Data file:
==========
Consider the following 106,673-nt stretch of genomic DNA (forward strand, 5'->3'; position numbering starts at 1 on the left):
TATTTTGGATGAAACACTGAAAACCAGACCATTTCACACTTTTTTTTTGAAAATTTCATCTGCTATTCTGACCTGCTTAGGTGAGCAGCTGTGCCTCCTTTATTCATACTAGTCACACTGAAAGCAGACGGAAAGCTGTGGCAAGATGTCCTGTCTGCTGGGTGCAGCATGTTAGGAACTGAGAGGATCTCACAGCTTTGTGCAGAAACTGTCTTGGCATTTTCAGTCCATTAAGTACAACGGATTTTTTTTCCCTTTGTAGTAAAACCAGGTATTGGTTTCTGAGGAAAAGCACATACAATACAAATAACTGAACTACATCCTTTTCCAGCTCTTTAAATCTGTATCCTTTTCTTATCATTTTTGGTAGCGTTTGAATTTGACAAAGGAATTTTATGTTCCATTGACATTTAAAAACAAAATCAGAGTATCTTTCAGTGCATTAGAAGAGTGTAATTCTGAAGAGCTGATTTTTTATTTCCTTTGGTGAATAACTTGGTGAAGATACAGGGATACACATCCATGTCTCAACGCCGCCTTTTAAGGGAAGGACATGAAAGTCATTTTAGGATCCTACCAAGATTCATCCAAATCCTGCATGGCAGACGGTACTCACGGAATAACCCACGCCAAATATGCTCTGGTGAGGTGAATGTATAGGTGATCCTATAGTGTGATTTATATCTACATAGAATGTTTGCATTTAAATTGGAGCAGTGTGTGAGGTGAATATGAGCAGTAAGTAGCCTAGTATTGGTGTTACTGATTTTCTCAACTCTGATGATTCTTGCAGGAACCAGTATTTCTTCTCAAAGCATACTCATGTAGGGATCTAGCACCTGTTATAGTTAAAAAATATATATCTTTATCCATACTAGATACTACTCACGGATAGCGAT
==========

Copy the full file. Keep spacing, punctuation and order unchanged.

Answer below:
Consider the following 106,673-nt stretch of genomic DNA (forward strand, 5'->3'; position numbering starts at 1 on the left):
TATTTTGGATGAAACACTGAAAACCAGACCATTTCACACTTTTTTTTTGAAAATTTCATCTGCTATTCTGACCTGCTTAGGTGAGCAGCTGTGCCTCCTTTATTCATACTAGTCACACTGAAAGCAGACGGAAAGCTGTGGCAAGATGTCCTGTCTGCTGGGTGCAGCATGTTAGGAACTGAGAGGATCTCACAGCTTTGTGCAGAAACTGTCTTGGCATTTTCAGTCCATTAAGTACAACGGATTTTTTTTCCCTTTGTAGTAAAACCAGGTATTGGTTTCTGAGGAAAAGCACATACAATACAAATAACTGAACTACATCCTTTTCCAGCTCTTTAAATCTGTATCCTTTTCTTATCATTTTTGGTAGCGTTTGAATTTGACAAAGGAATTTTATGTTCCATTGACATTTAAAAACAAAATCAGAGTATCTTTCAGTGCATTAGAAGAGTGTAATTCTGAAGAGCTGATTTTTTATTTCCTTTGGTGAATAACTTGGTGAAGATACAGGGATACACATCCATGTCTCAACGCCGCCTTTTAAGGGAAGGACATGAAAGTCATTTTAGGATCCTACCAAGATTCATCCAAATCCTGCATGGCAGACGGTACTCACGGAATAACCCACGCCAAATATGCTCTGGTGAGGTGAATGTATAGGTGATCCTATAGTGTGATTTATATCTACATAGAATGTTTGCATTTAAATTGGAGCAGTGTGTGAGGTGAATATGAGCAGTAAGTAGCCTAGTATTGGTGTTACTGATTTTCTCAACTCTGATGATTCTTGCAGGAACCAGTATTTCTTCTCAAAGCATACTCATGTAGGGATCTAGCACCTGTTATAGTTAAAAAATATATATCTTTATCCATACTAGATACTACTCACGGATAGCGAT